A commercial fishman sorting fluke on the Long Island Sound...

A commercial fishman sorting fluke on the Long Island Sound in 2017. Credit: Newsday/Mark Harrington

New York State is considering a series of options to help rebuild the summer flounder population, including extending the fishing season from April 1 through the end of October, as part of a plan to reduce the seasonal take of fluke by at least 28% this year. 

The season last year opened on May 4 and closed Oct. 9, meaning that if the state Department of Environmental Conservation adopted the option it would add 55 days to the season. The catch: Anglers would have to settle for a 1-inch increase in the minimum size of keeper fluke, to 19½ inches.

While it might seem unlikely that increasing the season length by 55 days, or 35%, could reduce the number of fluke taken from New York waters, the DEC estimates it's the most effective way to help restore the population.

According to DEC figures, adding  1 inch to the keeper size limit would reduce the take by 37%, despite the longer season. Nor would the longer season  affect the number of fluke the state would allow anglers to keep per day, which would remain at its current four.

In a statement, the DEC explained that increasing the size limit by an inch helps meet conservation goals because "there are fewer summer flounder at that larger minimum size." 

"The difficulty in catching a fish 19.5-inch or greater allows DEC to open the season and maintain the possession limit because of the lower chances of encountering summer flounder of that size," the agency explained. 

The department, which sets and enforces local rules based on mandates from federal and interstate fish-management agencies, recently began online polling to determine the 2024 fluke season. The survey is available at: on.ny.gov/2024flukescup.  

During last year's season, anglers were allowed to keep four fish of at least 18½ inches long per day. 

This year’s options are:

  • 1. Three fish at 19 inches May 1-Sept. 8 (130 days) — a 28% reduction in the number of fluke taken. 
  • 2. Three fish at 19 inches May 5-Sept. 14 (132 days) — a 28% reduction.
  • 3. Three fish at 19 inches  May 17-Sept. 20 (126 days) — a 28% reduction.
  • 4. Three fish at 19 inches May 1-Jul 24 and Aug. 4-Oct 9 (120 days) — a 30% reduction.
  • 5. Four fish at 19½ inches Apr 1-Oct. 31 (213 days) — a 37% reduction.
  • 6. Three fish at 18½ inches June 12-Aug. 28 (77 days) — a 28% reduction.

Most fluke are caught during July and August, and a large part of that fishing is done from boats, including paid charter and party boats, in bays, the ocean and Long Island Sound.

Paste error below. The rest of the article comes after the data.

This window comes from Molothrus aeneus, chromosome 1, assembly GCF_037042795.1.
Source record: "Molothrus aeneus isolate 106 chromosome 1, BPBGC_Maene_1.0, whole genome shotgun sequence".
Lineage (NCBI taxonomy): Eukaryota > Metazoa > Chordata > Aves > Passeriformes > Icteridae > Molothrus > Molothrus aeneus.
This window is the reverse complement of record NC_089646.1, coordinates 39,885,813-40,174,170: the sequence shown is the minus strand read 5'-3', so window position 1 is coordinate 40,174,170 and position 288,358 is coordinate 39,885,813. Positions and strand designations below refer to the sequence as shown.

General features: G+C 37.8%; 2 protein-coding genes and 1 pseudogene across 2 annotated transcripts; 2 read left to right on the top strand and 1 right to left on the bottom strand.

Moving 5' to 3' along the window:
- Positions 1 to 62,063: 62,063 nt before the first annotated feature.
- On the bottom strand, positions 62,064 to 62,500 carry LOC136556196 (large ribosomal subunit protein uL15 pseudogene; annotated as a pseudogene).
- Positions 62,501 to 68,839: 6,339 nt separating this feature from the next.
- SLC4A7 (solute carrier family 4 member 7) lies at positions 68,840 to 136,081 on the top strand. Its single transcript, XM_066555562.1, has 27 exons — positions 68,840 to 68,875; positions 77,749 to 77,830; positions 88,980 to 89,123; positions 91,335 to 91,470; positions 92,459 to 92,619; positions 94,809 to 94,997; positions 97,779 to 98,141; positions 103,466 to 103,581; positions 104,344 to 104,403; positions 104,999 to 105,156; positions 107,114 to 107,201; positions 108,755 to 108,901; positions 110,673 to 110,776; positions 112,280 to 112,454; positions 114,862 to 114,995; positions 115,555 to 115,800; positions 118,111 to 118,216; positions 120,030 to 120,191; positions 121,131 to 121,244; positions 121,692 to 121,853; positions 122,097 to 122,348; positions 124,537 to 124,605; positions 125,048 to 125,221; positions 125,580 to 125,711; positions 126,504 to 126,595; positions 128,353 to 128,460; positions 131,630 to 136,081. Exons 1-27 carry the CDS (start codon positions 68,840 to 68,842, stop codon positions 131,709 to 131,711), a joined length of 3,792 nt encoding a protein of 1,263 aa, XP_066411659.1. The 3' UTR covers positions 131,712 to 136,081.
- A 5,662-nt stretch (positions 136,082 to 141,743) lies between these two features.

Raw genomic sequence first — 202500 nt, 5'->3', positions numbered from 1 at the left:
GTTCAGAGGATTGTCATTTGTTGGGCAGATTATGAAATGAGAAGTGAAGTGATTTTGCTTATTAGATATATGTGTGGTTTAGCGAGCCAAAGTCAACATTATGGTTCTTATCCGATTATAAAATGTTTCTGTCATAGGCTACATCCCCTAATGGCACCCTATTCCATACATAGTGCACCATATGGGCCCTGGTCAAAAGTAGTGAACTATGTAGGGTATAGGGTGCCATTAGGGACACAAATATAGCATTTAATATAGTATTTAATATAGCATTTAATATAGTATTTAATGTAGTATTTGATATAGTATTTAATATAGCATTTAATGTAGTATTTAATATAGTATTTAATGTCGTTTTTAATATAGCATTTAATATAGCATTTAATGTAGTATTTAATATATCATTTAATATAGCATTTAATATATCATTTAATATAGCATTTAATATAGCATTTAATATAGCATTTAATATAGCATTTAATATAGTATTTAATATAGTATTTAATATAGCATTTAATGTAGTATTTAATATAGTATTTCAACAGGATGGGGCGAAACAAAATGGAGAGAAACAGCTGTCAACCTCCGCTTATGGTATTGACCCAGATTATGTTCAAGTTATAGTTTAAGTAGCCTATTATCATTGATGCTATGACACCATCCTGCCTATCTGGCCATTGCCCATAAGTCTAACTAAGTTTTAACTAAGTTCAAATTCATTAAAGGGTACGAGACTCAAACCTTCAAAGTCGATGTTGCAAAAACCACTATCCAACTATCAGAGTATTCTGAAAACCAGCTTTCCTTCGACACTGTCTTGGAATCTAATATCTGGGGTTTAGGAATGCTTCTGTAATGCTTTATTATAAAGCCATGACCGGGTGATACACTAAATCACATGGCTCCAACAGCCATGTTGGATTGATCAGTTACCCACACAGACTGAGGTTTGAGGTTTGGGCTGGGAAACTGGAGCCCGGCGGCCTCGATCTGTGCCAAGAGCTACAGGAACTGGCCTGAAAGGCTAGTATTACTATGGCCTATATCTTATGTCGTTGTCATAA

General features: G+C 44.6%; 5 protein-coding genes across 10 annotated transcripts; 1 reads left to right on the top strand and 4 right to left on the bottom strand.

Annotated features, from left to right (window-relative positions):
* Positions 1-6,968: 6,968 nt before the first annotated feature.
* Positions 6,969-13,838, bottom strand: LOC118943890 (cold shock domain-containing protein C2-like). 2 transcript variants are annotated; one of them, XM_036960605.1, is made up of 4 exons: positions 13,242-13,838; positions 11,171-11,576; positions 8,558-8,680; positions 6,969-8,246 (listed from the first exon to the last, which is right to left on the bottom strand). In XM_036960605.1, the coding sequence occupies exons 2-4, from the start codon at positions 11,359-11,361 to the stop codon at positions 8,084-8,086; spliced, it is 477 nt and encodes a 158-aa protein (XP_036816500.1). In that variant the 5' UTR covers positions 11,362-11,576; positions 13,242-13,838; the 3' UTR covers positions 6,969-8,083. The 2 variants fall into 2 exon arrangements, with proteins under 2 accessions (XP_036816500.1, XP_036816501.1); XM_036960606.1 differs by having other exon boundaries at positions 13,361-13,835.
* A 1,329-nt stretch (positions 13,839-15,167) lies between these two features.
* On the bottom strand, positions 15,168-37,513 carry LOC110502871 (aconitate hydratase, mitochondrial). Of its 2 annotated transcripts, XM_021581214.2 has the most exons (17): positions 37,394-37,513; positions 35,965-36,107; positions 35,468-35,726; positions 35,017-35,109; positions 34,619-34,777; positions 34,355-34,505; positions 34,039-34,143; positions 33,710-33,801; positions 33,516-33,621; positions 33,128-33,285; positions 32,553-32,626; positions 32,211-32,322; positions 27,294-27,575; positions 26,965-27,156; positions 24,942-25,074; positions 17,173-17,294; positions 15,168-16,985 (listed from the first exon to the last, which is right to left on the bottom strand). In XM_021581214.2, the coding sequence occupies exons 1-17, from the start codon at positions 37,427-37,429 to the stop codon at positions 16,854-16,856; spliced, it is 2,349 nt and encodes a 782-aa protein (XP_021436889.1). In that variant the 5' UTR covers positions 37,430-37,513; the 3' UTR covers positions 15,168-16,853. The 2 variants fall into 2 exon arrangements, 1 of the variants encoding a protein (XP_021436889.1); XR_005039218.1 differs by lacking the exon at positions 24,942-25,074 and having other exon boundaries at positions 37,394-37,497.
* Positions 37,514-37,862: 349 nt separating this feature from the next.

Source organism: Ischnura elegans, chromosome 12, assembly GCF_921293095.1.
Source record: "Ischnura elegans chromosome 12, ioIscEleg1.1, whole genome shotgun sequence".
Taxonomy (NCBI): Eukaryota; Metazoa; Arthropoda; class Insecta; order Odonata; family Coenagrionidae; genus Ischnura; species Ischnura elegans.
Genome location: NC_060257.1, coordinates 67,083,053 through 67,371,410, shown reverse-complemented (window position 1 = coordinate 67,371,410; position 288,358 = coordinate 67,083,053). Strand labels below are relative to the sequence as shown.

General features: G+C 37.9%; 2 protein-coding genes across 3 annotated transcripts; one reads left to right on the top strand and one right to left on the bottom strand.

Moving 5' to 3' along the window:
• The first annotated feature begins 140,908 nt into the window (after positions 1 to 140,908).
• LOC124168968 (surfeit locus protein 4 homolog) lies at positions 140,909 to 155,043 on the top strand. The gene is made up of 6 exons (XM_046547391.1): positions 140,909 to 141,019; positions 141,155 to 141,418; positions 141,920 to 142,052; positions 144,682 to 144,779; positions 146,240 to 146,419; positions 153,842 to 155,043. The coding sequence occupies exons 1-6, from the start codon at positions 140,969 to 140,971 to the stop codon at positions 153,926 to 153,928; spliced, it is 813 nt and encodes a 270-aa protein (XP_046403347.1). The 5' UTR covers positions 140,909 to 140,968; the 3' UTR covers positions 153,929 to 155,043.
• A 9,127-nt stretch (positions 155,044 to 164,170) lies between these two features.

For Steve Witthuhn, a member of the DEC's Marine Resources Advisory Council and a Montauk charter boat captain, the decision is a no-brainer.  

With option 5, "I can have more days at sea, and tackle shops can sell more fluke equipment," Witthuhn said. "You can't sell [charters] or fluke equipment if the season is closed." 

Commercial fishermen who fish in state waters and have a separate quota are expected to see a 53% reduction in their fluke quotas this year, Witthuhn said. Last year, the DEC increased the recreational fluke quota by 16%. What changed, Witthuhn said, was regulators' assessment of how well the fluke population was replenishing. 

He said the increase in the keeper fluke size won't  hinder anglers, whom he noted in the past have faced minimum size limits of up to 21 inches.

Still, generally, the larger the minimum size, the more effort it takes to catch a keeper fish, experts say. That means lots more fish are hauled aboard and potentially injured before a keeper is landed. Regulators say more effort generally leads to higher discard mortality, because not all fish survive the effort. The DEC said the discard mortality for fluke of around 10% is included in its modeling. 

It's not just fluke that will see more restrictions this year. Anglers will see tighter rules for scup, also known as porgies. Options include increasing the keeper size to 11 inches from a current 10½ inches, or reducing the current take from 30 to 40 fish a day to nine to 20 fish.

Those who fish for porgies from the shore are likely to see restrictions hold steady from last year, at 9½ inches and 30 fish. The season for porgies opens May 1 and continues through year's end, though one option has it opening April 1. 

Commercial fishermen will see a 51% increase in their scup quota this year.  

The DEC will make a final decision on the season in coming months. The survey for fluke and scup options will be available for online responses until 5 p.m. Jan. 30, and the Marine Resources Advisory Council will vote on the options Feb. 6. Regulations for fluke and other fisheries are available on the DEC website

Local quotas for species such as tautog, weakfish and bluefish will remain the same as last year, but DEC said pending decisions about the striped bass fishery "could potentially change the size" of stripers anglers can keep this year from the current slot of 28 inches to 31 inches. 

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